This is a virtuoso concerto, full of attractive melodies and demanding some very accomplished playing from the soloist. Glazunov did not play the violin, and he wrote the concerto specifically for Leopold Auer, professor of violin at the St. Petersburg Conservatory and teacher of such violinists as Heifetz, Milstein, Elman, and Zimbalist. Auer gave the premiere in St. Petersburg on March 4, 1905, and the concerto was soon played around the world; Heifetz and Milstein were among its most notable performers. The concerto is compact (about twenty minutes long), and the only feature that might be considered unusual is its structure. Rather than being divided into separate movements, it is in four sections that are played without pause—virtually the entire work grows out of themes announced in its opening section, which then reappear in varied forms in subsequent sections.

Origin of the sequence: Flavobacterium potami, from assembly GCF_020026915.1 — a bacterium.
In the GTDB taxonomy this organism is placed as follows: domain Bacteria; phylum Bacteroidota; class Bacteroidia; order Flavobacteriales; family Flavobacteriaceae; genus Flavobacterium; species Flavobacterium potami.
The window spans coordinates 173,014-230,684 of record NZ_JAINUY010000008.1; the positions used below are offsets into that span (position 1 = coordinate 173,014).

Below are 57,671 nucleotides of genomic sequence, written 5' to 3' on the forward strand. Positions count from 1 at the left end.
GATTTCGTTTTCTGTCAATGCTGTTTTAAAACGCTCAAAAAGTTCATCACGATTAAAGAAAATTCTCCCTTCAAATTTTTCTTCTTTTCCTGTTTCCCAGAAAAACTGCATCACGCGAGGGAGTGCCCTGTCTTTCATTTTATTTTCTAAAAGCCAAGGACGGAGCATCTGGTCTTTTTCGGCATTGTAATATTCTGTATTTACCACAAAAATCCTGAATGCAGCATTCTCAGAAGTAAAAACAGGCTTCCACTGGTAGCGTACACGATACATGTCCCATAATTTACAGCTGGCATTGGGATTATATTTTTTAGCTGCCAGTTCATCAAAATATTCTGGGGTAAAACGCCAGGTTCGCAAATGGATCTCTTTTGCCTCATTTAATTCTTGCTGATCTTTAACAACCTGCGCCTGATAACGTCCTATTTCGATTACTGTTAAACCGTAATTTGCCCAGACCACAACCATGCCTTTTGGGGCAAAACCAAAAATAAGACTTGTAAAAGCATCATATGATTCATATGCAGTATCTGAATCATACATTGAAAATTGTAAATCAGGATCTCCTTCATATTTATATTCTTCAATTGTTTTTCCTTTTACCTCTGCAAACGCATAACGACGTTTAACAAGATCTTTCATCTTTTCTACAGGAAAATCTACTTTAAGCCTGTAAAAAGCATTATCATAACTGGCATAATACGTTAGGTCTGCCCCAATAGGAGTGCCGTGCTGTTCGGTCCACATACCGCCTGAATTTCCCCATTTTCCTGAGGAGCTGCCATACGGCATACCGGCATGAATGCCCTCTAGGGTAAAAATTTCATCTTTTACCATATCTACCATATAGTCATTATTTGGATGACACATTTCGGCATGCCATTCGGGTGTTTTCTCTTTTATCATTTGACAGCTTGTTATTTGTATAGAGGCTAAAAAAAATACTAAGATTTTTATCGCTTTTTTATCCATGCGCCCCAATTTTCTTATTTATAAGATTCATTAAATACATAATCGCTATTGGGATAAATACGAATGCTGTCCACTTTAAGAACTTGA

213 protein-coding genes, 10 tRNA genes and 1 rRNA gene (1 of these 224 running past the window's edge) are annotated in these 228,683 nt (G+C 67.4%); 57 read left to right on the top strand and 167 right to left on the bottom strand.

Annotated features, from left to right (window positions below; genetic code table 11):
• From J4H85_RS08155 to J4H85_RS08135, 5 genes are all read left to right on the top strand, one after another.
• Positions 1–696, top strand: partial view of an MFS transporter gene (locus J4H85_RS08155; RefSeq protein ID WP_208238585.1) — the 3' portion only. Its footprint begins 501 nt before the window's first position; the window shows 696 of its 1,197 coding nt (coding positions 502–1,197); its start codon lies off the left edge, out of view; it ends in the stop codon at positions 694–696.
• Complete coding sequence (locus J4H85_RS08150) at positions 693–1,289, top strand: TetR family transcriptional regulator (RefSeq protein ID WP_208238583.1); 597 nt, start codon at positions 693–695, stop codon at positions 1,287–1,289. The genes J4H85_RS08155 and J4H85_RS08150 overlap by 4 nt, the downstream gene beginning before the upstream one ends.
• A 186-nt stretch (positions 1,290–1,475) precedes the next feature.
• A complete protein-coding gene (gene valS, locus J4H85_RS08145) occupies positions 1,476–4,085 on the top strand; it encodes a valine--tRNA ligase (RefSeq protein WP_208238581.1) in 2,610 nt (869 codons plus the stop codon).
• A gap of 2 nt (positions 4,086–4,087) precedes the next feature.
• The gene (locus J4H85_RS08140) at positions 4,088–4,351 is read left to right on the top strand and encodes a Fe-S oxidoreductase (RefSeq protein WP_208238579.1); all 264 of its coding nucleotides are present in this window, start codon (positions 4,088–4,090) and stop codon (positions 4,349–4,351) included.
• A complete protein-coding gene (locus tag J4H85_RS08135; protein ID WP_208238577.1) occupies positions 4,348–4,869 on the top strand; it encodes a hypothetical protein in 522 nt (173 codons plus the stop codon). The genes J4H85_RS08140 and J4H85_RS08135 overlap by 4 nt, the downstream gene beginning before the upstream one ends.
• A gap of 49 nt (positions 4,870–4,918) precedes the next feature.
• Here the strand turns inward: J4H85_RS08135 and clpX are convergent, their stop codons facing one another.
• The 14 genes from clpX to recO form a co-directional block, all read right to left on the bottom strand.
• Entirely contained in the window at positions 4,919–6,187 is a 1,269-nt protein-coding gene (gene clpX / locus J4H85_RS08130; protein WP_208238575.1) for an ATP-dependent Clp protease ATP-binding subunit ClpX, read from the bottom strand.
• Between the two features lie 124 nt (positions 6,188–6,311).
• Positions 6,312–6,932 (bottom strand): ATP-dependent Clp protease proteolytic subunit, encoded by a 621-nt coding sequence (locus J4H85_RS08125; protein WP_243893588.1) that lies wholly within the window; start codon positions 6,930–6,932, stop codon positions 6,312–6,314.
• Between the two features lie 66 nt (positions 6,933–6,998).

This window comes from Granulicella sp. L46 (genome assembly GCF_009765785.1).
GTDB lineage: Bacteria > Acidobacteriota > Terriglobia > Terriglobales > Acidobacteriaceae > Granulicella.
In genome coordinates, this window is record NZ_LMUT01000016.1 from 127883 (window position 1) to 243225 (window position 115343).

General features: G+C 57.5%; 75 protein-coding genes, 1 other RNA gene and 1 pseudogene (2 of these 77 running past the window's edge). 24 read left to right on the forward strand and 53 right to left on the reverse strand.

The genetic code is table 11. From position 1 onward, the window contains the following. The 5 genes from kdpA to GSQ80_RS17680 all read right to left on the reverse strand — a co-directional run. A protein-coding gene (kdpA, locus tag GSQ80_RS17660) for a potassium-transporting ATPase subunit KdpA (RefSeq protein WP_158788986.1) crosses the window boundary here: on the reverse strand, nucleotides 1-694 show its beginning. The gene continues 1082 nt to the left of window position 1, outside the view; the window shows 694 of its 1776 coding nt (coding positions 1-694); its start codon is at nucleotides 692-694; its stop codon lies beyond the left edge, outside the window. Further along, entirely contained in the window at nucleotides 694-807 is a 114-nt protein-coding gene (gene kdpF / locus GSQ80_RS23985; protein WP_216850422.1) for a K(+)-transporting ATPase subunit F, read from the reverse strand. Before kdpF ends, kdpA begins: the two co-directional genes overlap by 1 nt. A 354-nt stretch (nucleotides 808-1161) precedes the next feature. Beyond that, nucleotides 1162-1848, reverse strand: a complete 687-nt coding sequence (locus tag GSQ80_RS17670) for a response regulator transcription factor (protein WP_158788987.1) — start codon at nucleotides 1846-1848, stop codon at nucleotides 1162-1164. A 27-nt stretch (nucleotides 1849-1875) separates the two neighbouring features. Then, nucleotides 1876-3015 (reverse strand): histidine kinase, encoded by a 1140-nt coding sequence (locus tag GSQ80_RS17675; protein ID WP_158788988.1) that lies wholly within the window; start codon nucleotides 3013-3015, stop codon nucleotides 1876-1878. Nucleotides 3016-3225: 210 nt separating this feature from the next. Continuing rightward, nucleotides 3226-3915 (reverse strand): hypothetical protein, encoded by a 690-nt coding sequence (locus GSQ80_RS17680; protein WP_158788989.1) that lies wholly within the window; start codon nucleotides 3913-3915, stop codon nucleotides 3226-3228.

Over murmuring woodwinds, the violin soloist enters immediately with the main idea, a long theme of dark and Slavic character. This is extended briefly before Glazunov presents the second subject, a falling lyric melody marked both dolce and tranquillo. At just the point we expect the development to begin, Glazunov moves on to the second section, marked Andante sostenuto. Set in glowing D-flat major, this section begins with a soaring violin melody that at first seems entirely new, though it is in fact related to the opening theme. Gradually the music grows more complex and animated, then proceeds directly into the third section, marked simply Tempo I. Dark lower strings now begin what seems to be the “development”: themes from the opening section return and are extended and combined. This section concludes with a long cadenza full of some really wicked writing for the soloist. The orchestra returns, the tempo accelerates, and the concluding section, marked Allegro, bursts to life in a great blaze of trumpet fanfares. The writing for solo violin here (and throughout the concerto) is full of technical hurdles like passages played in octaves, long runs, complex chording, artificial harmonics, and left-handed pizzicatos. A quick-paced coda rushes the concerto to its exciting conclusion.